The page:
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Coupeville author uses experience to write medical self-help book
Despite living in our bodies every day, when abnormal pain or illness strikes, it can be confusing. Does abdominal pain warrant a trip to the emergency room? What about early contractions while pregnant? And how can one begin to treat cancer?
A trip to the emergency room can be costly, so an emergency medical practitioner of 20 years wrote a book to help anyone become wise about medicine.
Dr. Mark Borden decided to write “Medical Wisdom” 10 years ago and has been working on it for the past six years.
Borden tended to more than 4,000 people in the emergency room last year.
“I realized a lot of people who come in to the ER don’t really need to,” Borden said. So, for the past 10 years, he recorded what people should know in order to make an informed choice about whether or not to go to the emergency room.
“What they need is what grandma knew 200 years ago,” Borden said. That doesn’t mean he prescribes folk treatments; Borden practices modern medicine. What his book teaches is knowledge. Knowledge of what medical terms mean, what diseases or infection do to a body and whether what’s happening to the body is abnormal or not.
“Medical Wisdom” explores a number of topics from abdominal pain through X-rays. It’s meant to be read from start to finish in order to give the reader a good background in medicine and related terms, and to help people know the difference between real medicine and misinformation.
As an example, Borden said that his chapter on cancer will help a person whose family member found out they have the disease.
“I would say 60 percent of people with cancer do much more poorly because they don’t know what cancer is,” Borden said, adding that this leads people to fall for strange “cures” on TV that can hurt more than help.
While a person may not be sick now, “everyone needs the book. They’re going to be sick someday,” Borden said, adding that his book also covers accidents like cuts on the hand, car accidents or seeing someone collapse.
Borden wrote the book so that the information will be valid now and in the future. While the tools of the trade may change, medical wisdom won’t.
“The book will be just as good 20 years from now as today,” Borden said, adding that he believes the body is resilient and does well without help most of the time. His book will teach people when it is the time to go to the hospital.
An example of when the book helped Borden’s family was when his son dislocated his big toe. He saved about $3,000 by relocating it at home instead of paying for expensive tests at the hospital, Borden said.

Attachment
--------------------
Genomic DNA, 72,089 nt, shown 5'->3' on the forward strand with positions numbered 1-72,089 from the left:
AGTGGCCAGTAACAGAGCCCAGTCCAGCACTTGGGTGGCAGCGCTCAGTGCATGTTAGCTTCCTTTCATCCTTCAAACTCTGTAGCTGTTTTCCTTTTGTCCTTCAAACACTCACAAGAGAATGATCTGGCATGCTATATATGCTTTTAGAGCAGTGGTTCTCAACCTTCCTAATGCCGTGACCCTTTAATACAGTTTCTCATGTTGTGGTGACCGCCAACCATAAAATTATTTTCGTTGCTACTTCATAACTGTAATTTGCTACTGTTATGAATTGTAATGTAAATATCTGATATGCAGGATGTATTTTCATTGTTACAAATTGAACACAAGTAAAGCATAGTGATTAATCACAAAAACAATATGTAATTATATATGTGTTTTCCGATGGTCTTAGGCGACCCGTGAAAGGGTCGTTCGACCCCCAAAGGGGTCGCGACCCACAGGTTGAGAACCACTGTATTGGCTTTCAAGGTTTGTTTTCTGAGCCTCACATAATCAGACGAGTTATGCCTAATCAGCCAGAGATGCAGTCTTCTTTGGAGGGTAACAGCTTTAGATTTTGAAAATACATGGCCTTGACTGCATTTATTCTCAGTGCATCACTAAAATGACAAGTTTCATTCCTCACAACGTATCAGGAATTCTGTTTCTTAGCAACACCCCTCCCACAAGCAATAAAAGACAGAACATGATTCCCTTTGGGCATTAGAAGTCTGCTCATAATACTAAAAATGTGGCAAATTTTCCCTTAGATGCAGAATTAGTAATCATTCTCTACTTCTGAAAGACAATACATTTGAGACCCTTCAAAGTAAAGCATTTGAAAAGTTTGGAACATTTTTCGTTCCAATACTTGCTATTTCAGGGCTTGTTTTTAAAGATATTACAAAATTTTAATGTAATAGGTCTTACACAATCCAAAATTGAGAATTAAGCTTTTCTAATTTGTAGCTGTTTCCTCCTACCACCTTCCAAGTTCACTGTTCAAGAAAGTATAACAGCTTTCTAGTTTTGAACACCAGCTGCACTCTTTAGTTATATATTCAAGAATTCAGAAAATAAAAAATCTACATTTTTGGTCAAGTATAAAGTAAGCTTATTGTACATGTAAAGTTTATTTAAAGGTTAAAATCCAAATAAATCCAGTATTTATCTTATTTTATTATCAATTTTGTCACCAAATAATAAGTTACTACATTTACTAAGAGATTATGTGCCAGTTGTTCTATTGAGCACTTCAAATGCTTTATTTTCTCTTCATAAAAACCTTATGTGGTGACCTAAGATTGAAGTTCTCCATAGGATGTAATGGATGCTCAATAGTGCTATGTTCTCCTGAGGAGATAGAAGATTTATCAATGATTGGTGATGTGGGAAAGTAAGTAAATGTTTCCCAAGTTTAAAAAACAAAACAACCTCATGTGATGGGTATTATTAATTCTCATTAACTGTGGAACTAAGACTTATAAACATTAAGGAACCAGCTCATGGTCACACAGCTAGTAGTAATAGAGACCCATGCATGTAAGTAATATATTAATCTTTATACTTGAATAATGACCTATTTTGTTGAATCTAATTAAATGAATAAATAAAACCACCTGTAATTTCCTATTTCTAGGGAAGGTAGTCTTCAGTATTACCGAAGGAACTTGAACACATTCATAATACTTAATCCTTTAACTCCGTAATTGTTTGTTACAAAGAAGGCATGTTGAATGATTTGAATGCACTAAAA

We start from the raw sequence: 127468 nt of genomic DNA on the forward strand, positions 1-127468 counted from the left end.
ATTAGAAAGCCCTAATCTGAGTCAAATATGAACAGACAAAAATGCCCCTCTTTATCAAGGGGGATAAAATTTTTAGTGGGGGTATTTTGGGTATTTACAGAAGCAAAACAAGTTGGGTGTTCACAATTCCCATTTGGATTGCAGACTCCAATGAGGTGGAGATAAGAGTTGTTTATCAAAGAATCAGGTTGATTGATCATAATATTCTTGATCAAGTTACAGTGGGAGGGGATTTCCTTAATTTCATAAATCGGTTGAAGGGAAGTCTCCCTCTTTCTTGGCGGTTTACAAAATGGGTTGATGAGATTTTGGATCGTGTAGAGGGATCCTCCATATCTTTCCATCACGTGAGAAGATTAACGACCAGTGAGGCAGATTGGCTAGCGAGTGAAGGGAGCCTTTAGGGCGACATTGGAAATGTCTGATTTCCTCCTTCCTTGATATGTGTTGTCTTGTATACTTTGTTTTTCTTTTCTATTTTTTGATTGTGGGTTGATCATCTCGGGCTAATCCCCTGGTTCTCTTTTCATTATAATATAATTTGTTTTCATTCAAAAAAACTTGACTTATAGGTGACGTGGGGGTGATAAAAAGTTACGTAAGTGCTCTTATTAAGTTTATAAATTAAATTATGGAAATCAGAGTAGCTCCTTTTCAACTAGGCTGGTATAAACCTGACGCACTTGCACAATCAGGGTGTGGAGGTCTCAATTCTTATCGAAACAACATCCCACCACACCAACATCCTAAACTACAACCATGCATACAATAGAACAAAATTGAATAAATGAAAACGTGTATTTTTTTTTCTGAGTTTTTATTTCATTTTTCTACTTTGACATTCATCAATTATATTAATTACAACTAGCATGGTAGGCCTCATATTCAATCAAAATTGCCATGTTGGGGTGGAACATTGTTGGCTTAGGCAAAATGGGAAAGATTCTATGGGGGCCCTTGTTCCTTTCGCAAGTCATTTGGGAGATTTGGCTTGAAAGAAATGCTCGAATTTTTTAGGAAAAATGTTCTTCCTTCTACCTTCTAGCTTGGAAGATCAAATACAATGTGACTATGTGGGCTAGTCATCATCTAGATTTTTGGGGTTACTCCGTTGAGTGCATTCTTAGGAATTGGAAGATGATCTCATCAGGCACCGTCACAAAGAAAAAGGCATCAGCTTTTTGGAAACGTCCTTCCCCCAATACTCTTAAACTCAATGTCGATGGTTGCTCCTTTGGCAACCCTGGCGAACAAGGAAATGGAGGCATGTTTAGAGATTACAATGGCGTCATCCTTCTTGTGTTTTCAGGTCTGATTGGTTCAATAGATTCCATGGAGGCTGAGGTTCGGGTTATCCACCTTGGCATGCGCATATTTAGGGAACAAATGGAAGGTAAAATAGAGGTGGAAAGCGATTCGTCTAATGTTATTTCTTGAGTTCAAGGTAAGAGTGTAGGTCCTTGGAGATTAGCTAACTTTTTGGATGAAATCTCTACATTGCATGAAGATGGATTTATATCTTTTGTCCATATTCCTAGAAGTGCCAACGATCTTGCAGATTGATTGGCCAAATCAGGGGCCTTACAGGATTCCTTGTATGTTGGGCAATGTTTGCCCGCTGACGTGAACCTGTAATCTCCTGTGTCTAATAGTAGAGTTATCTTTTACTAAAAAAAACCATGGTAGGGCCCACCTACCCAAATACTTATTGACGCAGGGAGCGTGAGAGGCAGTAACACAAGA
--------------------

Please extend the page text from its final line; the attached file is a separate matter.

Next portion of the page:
These kinds of bills can be very stressful on people, especially young people, Borden said. While insurance will cover many of the costs, Borden said it’s still important for the patient to care about what’s happening to their bodies, and “Medical Wisdom” can help with that.
“Medical Wisdom” also helps patients have more meaningful conversations with their doctors. For example, Borden said the book will teach the difference between a fractured and a broken bone -- there is no difference. “Medical Wisdom” continues by teaching the different types of fractures and whether they will require surgery or cause pain later in life.
“A patient with medical wisdom will know which questions to ask,” Borden said. “It totally changes the way a doctor will talk to a patient.” The book will help patients judge the quality of the care they are receiving.
“I think people don’t always know what great medical care is … It (“Medical Wisdom”) just empowers you,” said Erin Borden, Mark Borden’s wife. “Knowledge is power.”
Life on the farm
Despite devoting his life to medicine for the past 20 years, Borden finds time to continue his lifelong passions as a falconer and a fisher. He practices medicine at Swedish Medical Center and lives on a farm in Coupeville with his family, which includes hawks and two owls, Solomon and Athena. He does rehabilitation work with birds of prey.
“And that’s rewarding, getting to release beautiful birds of prey back into the wild,” Borden said.
Solomon and Athena are Borden’s first great horned owls. They will help hunt rabbits that threaten the pesticide- and herbicide-free wheat, barley and horse hay the Bordens raise.
Owls also take the stage in his book. Local artist Mary Ellen O’Connor did owl sketches for each chapter as a symbol of wisdom. However, Borden said he worries Solomon isn’t as wise as he’s assumed to be.
“Solomon in all his wisdom would get through that glass (window) if he tried hard enough … Maybe he’s not as wise as we think,” Borden laughed.
While many medical tomes are expensive, Borden is selling “Medical Wisdom” on Amazon for $20 even though Amazon recommended that he sell it for $80.
“I don’t want it to be one of those rare and eclectic texts no one can afford to buy,” Borden said.